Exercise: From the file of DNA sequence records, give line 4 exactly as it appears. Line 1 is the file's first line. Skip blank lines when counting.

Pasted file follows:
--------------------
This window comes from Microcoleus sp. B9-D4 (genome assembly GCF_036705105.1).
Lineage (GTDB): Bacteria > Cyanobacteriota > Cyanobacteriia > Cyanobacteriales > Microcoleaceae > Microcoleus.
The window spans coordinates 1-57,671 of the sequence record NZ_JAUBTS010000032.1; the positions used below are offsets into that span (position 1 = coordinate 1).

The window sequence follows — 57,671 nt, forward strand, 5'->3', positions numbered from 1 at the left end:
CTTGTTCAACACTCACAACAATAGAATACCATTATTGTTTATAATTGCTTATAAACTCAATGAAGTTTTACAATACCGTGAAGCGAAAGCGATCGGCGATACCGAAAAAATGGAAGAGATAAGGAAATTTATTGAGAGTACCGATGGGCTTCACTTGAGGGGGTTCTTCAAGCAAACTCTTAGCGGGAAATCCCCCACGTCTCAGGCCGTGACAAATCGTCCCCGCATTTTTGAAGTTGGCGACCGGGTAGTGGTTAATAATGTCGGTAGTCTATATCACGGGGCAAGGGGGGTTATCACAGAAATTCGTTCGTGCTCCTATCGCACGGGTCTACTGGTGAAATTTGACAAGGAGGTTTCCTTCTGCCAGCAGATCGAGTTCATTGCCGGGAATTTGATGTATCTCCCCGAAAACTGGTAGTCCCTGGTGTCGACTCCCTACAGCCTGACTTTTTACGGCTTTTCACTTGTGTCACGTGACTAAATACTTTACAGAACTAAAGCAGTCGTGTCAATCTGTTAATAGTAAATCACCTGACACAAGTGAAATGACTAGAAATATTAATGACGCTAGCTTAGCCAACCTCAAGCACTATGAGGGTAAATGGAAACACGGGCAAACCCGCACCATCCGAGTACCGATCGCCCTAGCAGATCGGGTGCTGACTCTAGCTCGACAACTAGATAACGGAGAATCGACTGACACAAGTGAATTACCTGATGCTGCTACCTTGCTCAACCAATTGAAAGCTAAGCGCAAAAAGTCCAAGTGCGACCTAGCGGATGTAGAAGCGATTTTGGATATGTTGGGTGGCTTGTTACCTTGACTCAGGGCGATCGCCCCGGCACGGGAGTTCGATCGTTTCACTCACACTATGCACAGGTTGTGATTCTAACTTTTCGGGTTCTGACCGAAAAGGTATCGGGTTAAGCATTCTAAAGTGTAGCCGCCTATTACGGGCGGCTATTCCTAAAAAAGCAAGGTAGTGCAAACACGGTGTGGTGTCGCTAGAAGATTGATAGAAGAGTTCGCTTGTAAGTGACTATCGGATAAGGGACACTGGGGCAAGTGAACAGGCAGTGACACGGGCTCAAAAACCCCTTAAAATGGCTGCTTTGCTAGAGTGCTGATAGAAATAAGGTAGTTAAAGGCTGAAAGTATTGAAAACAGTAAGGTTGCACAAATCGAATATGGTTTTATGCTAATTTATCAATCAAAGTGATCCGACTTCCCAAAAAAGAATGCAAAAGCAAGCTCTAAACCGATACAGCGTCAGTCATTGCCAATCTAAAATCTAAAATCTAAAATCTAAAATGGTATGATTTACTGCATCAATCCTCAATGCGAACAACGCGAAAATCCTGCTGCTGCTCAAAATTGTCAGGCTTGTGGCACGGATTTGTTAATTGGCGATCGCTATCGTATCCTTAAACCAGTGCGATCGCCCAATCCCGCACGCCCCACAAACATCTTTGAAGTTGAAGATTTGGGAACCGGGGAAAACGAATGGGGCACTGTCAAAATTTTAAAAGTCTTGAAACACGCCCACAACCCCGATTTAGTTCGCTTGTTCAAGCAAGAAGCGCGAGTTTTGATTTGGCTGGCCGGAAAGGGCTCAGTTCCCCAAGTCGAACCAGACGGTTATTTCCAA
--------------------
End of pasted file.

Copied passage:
The window sequence follows — 57,671 nt, forward strand, 5'->3', positions numbered from 1 at the left end: